The European Union’s General Data Protection Regulation (GDPR)

September 5, 2017
Categories: Compliance, Cybersecurity

In April 2016, the European Union approved the General Data Protection Regulation (GDPR). This regulation is a modernized replacement of the Data Protection Directive 95/46/EC, established in 1995. After a two-year transition period, companies must comply with the regulation after its official enforcement on May 25, 2018. Non-compliance will result in heavy fines for organizations.

Key highlights of the GDPR include:

  • Increased territorial scope – extra-territorial applicability. The regulation applies to any company that processes personal data of people residing in the EU, regardless of where that company is located. Additionally, data processing does not need to take place in the EU for it to be subject to EU law. The law also requires that non-EU businesses processing the data of EU citizens must appoint a representative in the EU.
  • Penalties. Non-compliant companies may face a maximum fine of up to four percent of annual global turnover or 20 million EUR – whichever is greater. Penalties are tiered along the lines of the severity of the infringement.
  • Consent. Under this regulation, it will be illegal for companies to continue using long and difficult to understand terms and conditions full of legalese. Requests for consent must be intelligible and easily accessible, using clear and plain language. In addition, it must be as easy to withdraw consent as it is to give it.

The GDPR further grants more rights to data subjects, including:

  • Breach notification. Within 72 hours of having become aware of a breach, data processors must notify their customers and controllers without undue delay.
  • Right to access. Data subjects have the right to obtain confirmation as to whether personal data concerning them is being processed, where and for what purpose, free of charge.
  • Right to be forgotten. A data subject may request to have his/her personal data erased, further dissemination of the data ceased, and the processing of the data by third parties halted.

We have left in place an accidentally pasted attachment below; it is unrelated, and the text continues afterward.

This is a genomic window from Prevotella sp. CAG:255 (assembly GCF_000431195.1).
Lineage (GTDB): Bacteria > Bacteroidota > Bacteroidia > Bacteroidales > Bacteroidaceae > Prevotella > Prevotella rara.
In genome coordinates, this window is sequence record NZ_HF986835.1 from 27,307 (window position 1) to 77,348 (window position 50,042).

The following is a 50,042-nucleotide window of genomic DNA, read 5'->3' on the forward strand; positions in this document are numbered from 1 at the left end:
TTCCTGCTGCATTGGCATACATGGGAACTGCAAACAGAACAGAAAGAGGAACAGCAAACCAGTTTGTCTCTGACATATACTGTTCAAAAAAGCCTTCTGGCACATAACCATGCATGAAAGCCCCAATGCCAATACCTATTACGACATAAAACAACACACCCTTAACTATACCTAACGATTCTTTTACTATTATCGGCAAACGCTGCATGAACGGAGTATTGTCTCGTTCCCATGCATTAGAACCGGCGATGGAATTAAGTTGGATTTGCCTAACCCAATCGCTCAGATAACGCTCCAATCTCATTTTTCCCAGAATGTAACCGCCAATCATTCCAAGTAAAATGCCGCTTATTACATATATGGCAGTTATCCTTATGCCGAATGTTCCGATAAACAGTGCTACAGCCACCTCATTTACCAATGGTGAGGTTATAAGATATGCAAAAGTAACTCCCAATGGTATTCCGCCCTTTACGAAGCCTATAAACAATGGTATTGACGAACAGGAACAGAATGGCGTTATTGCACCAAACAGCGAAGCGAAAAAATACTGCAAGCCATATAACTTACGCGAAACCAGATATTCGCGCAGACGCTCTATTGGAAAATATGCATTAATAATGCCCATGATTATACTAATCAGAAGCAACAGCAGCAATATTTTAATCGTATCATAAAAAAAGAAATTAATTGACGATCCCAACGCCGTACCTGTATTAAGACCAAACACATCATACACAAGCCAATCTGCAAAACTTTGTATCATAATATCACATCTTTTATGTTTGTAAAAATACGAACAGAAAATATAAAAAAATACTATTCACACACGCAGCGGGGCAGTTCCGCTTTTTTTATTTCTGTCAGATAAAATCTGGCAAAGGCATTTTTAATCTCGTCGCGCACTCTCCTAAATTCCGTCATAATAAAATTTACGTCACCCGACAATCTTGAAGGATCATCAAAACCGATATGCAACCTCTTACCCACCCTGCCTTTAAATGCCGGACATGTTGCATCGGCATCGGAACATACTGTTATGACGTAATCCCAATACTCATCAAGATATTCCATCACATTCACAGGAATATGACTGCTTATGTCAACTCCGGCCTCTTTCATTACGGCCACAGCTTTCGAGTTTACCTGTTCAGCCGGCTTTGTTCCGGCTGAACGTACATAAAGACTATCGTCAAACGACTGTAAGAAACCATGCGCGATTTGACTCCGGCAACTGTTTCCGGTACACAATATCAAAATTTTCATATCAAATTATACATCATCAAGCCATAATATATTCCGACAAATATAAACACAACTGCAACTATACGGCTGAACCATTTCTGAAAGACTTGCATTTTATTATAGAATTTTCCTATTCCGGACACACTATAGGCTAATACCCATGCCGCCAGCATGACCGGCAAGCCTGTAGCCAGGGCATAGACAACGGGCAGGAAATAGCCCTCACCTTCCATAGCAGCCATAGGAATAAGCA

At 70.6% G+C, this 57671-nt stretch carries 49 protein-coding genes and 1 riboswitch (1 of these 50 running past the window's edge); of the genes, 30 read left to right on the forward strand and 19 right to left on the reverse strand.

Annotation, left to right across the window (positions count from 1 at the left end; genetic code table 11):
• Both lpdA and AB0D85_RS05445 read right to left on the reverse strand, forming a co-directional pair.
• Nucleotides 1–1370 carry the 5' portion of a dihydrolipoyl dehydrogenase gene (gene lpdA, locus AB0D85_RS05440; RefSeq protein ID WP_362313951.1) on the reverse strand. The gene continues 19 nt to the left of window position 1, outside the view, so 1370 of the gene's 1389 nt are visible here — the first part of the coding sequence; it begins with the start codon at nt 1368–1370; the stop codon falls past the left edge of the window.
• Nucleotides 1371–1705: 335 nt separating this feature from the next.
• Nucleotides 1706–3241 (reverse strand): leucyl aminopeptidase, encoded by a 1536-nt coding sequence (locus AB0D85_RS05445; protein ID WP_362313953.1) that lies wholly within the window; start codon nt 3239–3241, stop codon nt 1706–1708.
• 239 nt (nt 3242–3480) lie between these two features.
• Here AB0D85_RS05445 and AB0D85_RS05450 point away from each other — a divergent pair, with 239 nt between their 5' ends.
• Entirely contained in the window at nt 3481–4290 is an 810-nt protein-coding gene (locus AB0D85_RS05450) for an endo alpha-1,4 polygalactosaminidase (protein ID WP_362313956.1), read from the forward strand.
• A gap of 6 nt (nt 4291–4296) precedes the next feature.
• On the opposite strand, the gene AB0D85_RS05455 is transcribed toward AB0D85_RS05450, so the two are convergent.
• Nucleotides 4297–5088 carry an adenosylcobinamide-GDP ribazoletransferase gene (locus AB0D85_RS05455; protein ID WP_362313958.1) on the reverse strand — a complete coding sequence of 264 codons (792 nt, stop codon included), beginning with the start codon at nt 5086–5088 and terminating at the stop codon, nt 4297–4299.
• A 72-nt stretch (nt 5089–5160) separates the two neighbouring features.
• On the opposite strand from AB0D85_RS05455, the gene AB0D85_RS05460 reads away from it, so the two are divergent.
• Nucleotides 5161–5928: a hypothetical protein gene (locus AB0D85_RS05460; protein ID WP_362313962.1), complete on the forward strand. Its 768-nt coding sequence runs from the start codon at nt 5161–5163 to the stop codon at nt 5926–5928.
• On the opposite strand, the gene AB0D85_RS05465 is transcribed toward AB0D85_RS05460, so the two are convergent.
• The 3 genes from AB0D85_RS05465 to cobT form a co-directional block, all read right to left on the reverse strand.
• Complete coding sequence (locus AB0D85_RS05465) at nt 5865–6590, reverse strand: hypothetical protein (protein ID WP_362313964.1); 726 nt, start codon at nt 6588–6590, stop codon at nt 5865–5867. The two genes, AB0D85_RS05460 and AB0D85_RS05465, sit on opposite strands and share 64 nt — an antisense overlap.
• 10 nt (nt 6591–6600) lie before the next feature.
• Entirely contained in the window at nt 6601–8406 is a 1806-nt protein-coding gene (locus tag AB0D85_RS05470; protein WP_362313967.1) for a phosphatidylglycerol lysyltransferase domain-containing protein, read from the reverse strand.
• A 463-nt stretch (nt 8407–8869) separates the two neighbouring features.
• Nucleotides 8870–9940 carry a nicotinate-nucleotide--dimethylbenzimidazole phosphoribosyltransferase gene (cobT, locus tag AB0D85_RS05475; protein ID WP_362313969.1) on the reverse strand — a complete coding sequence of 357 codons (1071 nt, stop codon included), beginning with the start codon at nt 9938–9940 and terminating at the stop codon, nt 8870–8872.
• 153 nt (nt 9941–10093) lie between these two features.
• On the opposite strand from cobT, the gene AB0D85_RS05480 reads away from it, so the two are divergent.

• Data portability. Data subjects may receive their personal data, which they have previously provided and may transmit that data to another controller.
  • Privacy by design. Controllers can hold and process only the data necessary for the completion of its duties and must limit access to personal data to processors.

Under the regulation, public authorities and organizations that engage in large scale monitoring or processing of sensitive personal data must appoint a data protection officer (DPO), who:

  • Must be appointed on the basis of professional qualities and, in particular, expert knowledge on data protection law and practices
  • May be a staff member or an external service provider
  • Must be provided with appropriate resources to carry out their tasks and maintain their expert knowledge
  • Must report directly to the highest level of management
  • Must not carry out any other tasks that could results in a conflict of interest.

The new internal record keeping requirements and DPO appointment will be mandatory only for those controllers and processors whose: 1) core activities consist of processing operations which require regular and systematic monitoring of data subjects on a large scale; or 2) data features special categories or data relating to criminal convictions and offences.

To prepare for the enforcement of the GDPR, Laurie Fischer, Managing Director of Information Governance at HBR Consulting, suggests companies take the following steps to ensure they comply with the regulation:

  • Collaborate with internal stakeholders. Organizations should create a team dedicated specifically to developing and implementing new policies and procedures to support compliance with the GDPR. This team should decide on an overall strategy, what new security measures need to be enacted, a timeline for implementation, and how employees will be trained on new processes.
  • Know your data. Companies must familiarize themselves with the GDPR’s broadened definition of “personal data.” Once familiarizing themselves with what data is protected, companies can begin to create practices for managing such information.
  • Create a GDPR strategy. After becoming more familiar with the GDPR, companies should establish a GDPR compliance framework. Organizations must ensure that all employees are educated and trained on their roles and responsibilities in regard to the new requirements.

Read Fischer’s full article here.
Read the ICO’s GDPR preparation guide here.
Read an overview of the GDPR here.
Read the full final draft of the regulation here.


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